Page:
The opening verses of this week’s Torah portion, Tazria-Metzora, detail the instructions to the Israelites about postpartum impurity, which lasts for seven days after the birth of a male child, and double that for a female child. What interests me most about this sequence of verses is not, perhaps surprisingly, the gender disparity; rather, it is the interruption of: ‘On the eight day the flesh of his foreskin shall be circumcised’ (Leviticus 12:3).
Birth is, historically, in the female domain; the Torah is not, and neither is circumcision. Reading chronologically through the Bible, circumcision is first introduced to us in Genesis 17, where it is commanded to Abraham as a sign of the covenant with God. A traditional reading of the Torah would, therefore, take this as our earliest source for the ritual, and an explicitly patriarchal one too: as Shaye J. D. Cohen argues in the book Why Aren’t Jewish Women Circumcised? Gender and Covenant in Judaism, ‘by investing circumcision with covenantal value, both the Bible and the Talmudic sages declare that Judaism, or at least Jewishness, is in the first instance synonymous with maleness’ (Cohen, p. 135).
When Abraham continues – or starts – the tradition with his son Isaac, in Genesis 21:4, there is no mention of Sarah’s involvement. This notably continues in the following chapter: Sarah plays no role in the Akeidah. The connection between the Akeidah and circumcision, both acts of sacrifice, is, as Cohen points out, ‘explicit in some versions of the brit milah ceremony, when the mohel prays that his service will be accepted by God “as if I sacrificed an offering on your altar; and like the binding of Isaac.”’ (Cohen, p. 1). In this week’s Torah portion too, the sacrifice of circumcision is followed by that of the burnt and sin offerings required to restore the birthing person to their ritual purity (Leviticus 12:6-8).
There is another significant circumcision in the Bible: that of Moses’ son. Here, it is not the father who performs the act, despite his prophetic status, but the mother. It may come later chronologically, but Hyam Maccoby in his book The Sacred Executioner: Human Sacrifice and the Legacy of Guilt offers a translation of this passage – Exodus 4:24-26 – which, he argues, would offer an earlier occurrence and explanation for the practice:
‘And it came to pass on the way at the lodging place, that the Lord afflicted him (with divine madness), and he (Moses) sought to kill him (the child). And Zipporah took a flint, and cut off the foreskin of her son, and cast it at his (Moses’) feet’. (Maccoby, p. 89)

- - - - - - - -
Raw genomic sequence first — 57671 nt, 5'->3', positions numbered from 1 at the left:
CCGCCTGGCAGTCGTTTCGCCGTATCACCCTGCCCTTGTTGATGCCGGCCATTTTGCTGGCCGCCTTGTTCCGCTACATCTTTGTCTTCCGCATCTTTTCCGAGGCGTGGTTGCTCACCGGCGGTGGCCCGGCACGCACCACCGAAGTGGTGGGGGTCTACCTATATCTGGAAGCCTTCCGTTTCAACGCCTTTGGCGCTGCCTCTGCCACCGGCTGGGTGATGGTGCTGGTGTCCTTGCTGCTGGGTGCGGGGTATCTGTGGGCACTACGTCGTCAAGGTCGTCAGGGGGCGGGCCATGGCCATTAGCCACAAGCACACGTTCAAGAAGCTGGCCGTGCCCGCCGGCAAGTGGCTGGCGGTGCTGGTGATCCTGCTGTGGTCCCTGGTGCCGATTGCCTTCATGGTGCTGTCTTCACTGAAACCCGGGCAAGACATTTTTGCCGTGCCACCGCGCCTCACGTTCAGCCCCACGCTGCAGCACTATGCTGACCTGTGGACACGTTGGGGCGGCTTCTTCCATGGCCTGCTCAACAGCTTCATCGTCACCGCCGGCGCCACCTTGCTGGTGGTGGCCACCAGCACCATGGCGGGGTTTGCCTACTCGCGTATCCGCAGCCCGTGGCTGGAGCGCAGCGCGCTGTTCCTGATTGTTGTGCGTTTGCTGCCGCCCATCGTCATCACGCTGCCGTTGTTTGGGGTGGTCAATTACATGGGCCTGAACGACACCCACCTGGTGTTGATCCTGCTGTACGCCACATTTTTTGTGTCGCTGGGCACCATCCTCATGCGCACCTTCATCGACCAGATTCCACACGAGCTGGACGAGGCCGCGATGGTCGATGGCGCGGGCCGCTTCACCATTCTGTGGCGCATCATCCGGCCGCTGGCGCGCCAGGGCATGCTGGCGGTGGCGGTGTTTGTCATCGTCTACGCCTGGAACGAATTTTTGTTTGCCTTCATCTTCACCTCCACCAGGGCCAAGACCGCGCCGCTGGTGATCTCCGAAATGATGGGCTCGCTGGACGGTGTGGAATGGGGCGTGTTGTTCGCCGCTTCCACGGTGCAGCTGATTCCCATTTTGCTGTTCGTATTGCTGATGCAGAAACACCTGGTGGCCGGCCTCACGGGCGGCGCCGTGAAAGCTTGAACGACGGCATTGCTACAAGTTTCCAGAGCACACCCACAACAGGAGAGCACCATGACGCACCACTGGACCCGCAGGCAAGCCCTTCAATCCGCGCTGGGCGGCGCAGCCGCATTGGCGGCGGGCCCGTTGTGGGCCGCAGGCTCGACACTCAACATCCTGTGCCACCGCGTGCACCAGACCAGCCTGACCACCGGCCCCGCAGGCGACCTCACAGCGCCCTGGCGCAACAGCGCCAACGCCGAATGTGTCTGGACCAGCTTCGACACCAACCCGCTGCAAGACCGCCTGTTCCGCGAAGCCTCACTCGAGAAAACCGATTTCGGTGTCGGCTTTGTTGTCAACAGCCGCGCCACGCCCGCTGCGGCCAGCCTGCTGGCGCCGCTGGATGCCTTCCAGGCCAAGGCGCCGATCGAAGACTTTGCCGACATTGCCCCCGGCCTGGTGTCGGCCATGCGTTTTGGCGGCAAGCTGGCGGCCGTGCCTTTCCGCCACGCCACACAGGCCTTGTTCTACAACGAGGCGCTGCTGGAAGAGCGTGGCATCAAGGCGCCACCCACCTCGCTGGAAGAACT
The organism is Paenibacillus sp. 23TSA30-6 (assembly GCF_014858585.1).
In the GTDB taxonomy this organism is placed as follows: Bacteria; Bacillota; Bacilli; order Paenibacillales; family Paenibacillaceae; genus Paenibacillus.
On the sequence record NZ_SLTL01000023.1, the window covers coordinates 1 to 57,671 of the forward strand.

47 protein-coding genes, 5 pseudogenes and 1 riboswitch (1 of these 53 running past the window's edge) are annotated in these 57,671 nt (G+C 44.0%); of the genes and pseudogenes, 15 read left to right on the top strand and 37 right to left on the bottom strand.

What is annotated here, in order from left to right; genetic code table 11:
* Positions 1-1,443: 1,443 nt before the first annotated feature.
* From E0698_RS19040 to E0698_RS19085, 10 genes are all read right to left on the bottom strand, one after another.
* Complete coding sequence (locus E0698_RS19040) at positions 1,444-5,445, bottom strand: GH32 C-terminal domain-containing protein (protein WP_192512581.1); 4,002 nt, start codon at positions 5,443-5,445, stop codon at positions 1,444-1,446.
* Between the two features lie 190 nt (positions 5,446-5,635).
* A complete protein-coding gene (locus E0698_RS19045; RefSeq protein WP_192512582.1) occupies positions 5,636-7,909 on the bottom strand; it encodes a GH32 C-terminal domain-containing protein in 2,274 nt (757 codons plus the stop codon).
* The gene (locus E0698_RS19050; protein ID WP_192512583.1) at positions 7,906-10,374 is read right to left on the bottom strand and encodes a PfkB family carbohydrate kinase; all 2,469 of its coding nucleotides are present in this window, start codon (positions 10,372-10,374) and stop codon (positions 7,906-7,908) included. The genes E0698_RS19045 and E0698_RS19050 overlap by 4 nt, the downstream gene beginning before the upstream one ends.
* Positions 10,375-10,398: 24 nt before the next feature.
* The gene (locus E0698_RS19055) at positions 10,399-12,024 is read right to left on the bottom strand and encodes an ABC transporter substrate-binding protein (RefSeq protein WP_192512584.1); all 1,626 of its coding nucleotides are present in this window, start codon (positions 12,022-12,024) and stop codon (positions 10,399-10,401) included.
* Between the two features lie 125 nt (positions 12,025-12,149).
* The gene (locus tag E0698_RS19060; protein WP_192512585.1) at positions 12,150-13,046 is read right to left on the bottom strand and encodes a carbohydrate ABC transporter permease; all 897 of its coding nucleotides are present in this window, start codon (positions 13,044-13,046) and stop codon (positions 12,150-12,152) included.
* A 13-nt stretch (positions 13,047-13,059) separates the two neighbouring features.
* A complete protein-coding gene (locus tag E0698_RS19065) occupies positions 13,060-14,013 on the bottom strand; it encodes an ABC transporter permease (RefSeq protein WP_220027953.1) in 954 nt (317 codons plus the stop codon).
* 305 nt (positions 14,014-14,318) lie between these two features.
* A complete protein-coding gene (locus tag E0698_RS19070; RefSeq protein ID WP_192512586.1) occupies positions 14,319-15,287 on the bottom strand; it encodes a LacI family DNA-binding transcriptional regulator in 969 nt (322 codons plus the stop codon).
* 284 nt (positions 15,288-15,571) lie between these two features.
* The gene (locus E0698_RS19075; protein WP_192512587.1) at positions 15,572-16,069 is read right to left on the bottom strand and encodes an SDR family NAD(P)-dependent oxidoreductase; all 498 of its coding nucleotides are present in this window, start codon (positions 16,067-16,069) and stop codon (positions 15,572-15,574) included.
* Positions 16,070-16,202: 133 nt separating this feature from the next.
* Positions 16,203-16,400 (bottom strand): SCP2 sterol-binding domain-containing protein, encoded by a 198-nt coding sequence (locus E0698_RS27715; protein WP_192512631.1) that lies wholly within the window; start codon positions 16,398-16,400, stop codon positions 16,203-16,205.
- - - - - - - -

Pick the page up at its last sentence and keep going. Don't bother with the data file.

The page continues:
Circumcision is enacted not as a covenantal sign, but as a substitute for the act of child sacrifice which Moses is about to perform. Zipporah is not merely present; she is the one inspired to instigate the ritual and, in doing so, saves the life of her son. Maccoby suggests that this comes at a cost: rather than the original manifestation of circumcision as a matriarchal custom, Zipporah’s act ‘transfer[s] her own circumcision rite, the symbol of female dominance, to another setting, in which it serves a patriarchal purpose as a substitute for the sacrifice of the male child that would normally be required’ (Maccoby, p. 94). Circumcision thus becomes doubly representative of the exclusion of women: whether it is a sign of the covenant or a substitutional sacrifice, it becomes an explicitly patriarchal act, delineating maleness as Jewishness.
Despite circumcision being a biblical mandate, and being of great significance to the rabbis of the Talmud, much of what we now see as fundamental to the ritual and its liturgy arose in medieval and early modern times. Only three texts make up the liturgy handed down in the Talmud: the two blessings said by the circumciser and the father, and the communal response from others present at the time. These leave the mother of the baby conspicuously absent from the process. The later additions, which highlight the theology of the act and emphasise its importance, fail to bring the mother back into proceedings; in fact, the medieval additions, in many ways, codifies her absence.
In the parasha, the first period of impurity ends before the circumcision happens – the mother is welcomed back into the community in time for the brit; yet still our tradition makes it clear that they are surplus to requirements at the actual ceremony. I was not in the room when my son was circumcised, choosing instead to stay in the company of women. While a mother should be able to be an active part of the ceremony if she wishes, speaking from my own experiences, there is something powerful about her waiting aside. The placing of this verse instructing circumcision reminds us that the status of the son is intrinsically linked to, but also separate from, that of the mother. By choosing to remain absent a mother can take time to acknowledge that this marks the detachment of her from the baby she grew and carried inside her, and what that might mean for her as well as for the baby’s transition into separate personhood.
Daisy Bogod LBC Rabbinic student
The views expressed in this D’var Torah do not necessarily reflect the position of Leo Baeck College.